search the entire site.
or go to the recent opinions, or the chronological or subject indices.
Wagner v. Stuckagain Heights (11/8/96), 926 P 2d 456
Notice: This opinion is subject to formal correction before
publication in the Pacific Reporter. Readers are requested to bring
errors to the attention of the Clerk of the Appellate Courts, 303 K
Street, Anchorage, Alaska 99501, telephone (907) 264-0607, fax (907)
THE SUPREME COURT OF THE STATE OF ALASKA
MAXINE E. WAGNER, )
) Supreme Court Nos. S-7183/7213
Cross-Appellee, ) Superior Court Nos.
) 3AN-94-2762/93-489 CI
) O P I N I O N
STUCKAGAIN HEIGHTS and WAUSAU )
INSURANCE COMPANIES, ) [No. 4427 - November 8, 1996]
Appeal from the Superior Court of the State of
Alaska, Third Judicial District, Anchorage,
Joan M. Woodward and Karen L. Hunt, Judges.
Appearances: Charles W. Coe, Anchorage for
Appellant/Cross-Appellee. Tracey L. Knutson,
DeLisio, Moran, Geraghty & Zobel, Anchorage,
Before: Compton, Chief Justice, Rabinowitz,
Matthews, Eastaugh and Fabe, Justices.
This appeal from a decision of the Alaska Workers'
Compensation Board (the Board) requires us to decide whether the
workers' compensation law that was in effect until 1988 permits an
employee to recover simultaneously for permanent partial and total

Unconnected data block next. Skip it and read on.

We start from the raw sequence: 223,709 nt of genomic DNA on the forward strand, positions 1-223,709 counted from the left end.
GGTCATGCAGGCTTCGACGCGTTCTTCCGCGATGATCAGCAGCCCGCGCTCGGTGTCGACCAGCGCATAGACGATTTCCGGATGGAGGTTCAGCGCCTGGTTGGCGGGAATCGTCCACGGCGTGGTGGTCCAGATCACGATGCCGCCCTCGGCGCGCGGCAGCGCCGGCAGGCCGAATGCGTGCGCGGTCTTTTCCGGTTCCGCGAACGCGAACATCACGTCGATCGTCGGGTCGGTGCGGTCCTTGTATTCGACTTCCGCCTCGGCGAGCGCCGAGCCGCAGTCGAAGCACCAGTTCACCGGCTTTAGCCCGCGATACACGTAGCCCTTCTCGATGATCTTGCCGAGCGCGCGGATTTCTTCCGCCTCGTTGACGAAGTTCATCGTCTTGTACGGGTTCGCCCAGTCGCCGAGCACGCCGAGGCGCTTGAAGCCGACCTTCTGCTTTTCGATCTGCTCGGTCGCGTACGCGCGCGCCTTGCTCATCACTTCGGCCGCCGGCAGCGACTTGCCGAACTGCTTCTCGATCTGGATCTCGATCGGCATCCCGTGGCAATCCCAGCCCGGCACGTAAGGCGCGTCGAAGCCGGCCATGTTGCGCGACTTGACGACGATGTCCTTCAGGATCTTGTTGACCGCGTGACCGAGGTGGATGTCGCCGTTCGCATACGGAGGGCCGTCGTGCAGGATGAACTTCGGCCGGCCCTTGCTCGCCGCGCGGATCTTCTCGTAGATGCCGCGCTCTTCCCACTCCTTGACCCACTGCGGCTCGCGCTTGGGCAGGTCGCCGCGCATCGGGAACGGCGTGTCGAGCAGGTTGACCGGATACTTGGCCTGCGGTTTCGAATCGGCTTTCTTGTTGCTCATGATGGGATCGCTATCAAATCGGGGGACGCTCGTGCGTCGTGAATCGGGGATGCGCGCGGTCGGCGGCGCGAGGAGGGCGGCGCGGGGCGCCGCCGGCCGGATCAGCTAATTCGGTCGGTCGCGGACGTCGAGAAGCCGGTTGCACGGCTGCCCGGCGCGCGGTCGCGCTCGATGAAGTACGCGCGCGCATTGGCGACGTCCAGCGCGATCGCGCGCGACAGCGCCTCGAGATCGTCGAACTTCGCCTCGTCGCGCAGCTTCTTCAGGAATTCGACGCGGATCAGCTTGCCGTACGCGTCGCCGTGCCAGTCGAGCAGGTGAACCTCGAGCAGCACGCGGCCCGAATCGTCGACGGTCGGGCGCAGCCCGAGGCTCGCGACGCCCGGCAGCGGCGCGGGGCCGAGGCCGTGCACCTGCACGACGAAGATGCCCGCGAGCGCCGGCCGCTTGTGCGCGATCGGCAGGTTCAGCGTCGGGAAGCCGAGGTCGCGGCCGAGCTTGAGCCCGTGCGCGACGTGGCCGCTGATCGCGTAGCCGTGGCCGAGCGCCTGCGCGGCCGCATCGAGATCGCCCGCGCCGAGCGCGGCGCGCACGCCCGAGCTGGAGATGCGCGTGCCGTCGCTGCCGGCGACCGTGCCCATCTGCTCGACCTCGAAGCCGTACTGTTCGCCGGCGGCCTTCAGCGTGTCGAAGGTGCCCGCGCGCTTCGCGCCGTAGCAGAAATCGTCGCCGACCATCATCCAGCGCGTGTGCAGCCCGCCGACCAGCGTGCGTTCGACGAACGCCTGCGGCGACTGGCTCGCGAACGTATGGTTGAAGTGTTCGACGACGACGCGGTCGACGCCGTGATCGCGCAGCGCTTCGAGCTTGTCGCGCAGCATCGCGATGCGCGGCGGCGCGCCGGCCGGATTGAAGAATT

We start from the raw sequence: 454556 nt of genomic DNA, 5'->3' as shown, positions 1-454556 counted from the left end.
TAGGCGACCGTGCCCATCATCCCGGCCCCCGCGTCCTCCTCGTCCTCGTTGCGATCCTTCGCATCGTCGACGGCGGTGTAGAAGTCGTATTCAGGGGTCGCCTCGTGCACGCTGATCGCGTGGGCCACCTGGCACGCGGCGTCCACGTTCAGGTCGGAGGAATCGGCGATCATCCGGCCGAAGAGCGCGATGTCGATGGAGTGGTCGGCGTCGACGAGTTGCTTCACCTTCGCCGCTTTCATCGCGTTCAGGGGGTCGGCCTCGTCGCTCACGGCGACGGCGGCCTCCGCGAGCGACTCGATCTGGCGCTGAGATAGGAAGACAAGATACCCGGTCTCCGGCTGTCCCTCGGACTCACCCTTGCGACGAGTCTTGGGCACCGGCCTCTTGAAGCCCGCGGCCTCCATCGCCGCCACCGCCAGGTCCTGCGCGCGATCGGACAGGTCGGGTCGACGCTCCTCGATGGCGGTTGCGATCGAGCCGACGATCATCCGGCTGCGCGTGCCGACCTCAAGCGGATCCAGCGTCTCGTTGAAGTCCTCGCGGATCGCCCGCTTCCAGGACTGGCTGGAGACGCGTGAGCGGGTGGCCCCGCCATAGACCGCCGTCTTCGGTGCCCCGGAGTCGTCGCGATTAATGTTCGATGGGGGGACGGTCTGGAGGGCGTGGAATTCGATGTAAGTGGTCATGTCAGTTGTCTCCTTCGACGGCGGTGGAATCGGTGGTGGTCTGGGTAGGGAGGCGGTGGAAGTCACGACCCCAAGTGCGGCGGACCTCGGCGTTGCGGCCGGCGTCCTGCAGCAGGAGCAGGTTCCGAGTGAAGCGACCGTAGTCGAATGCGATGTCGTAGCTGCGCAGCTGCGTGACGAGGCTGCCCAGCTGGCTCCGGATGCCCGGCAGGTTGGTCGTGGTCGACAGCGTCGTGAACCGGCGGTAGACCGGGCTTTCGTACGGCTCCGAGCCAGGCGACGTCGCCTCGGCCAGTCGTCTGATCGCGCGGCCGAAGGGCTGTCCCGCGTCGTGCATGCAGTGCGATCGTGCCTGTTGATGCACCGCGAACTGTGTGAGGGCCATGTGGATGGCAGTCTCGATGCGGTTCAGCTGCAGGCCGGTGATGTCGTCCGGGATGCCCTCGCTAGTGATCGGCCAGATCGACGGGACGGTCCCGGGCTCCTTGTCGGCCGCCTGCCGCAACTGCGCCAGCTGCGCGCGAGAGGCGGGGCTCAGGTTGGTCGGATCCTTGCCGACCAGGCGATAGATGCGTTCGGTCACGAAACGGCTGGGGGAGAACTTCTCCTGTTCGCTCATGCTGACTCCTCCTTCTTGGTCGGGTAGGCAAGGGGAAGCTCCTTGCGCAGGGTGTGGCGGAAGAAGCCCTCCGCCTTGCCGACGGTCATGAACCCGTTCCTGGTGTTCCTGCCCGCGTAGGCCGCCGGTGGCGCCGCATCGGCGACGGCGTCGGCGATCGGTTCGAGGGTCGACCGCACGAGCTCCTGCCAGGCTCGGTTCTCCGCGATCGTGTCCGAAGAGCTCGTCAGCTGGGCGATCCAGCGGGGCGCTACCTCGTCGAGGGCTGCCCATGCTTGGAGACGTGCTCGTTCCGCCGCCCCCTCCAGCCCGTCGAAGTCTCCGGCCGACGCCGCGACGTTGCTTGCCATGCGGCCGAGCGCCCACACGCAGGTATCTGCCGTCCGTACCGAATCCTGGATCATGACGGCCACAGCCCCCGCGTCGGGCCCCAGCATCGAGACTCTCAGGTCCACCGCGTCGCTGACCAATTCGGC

disability. We hold that it does not and affirm the superior
court's decision on this issue.
II. FACTS AND PROCEEDINGS
Maxine Wagner was involved in an auto accident on July
11, 1985, while performing an errand for her employer, Stuckagain
Heights. She injured her back, neck, right arm, right leg, and
hearing. In Wagner's application for workers' compensation, she
requested temporary total disability (TTD), temporary partial
disability (TPD), and permanent partial disability (PPD). After
initially controverting her claim, Stuckagain Heights and its
insurance carrier (collectively Stuckagain) agreed by January 1986
to pay TTD benefits at a weekly rate of $188.09.
In March 1990 Wagner applied for permanent total
disability (PTD) and PPD benefits. The PTD application was
apparently for her back and neck injuries, while the PPD
application relied on analyses that her hearing loss was rated as
a 6% impairment of her whole body, her right leg injury as an 18%
impairment, and her right arm injury as a 14% impairment. She also
requested attorney's fees. In April 1990 Stuckagain controverted
her application. In July 1990 Stuckagain began to pay PTD benefits
but maintained that Wagner's PTD classification precluded her from
receiving PPD payments.
In October 1990 Wagner filed an Affidavit of Readiness
for Hearing, effectively requesting a hearing before the Board
based on her March 1990 application. The Board scheduled a hearing
but then cancelled it, because the parties were unable to stipulate
to the facts and Wagner's attorney failed to file affidavits about
his work on the case.
Nothing happened for nearly two years. In October 1992
Wagner filed a second affidavit of readiness. Stuckagain claimed
that the hearing request was untimely under a statute that requires
an employee to request a hearing within two years after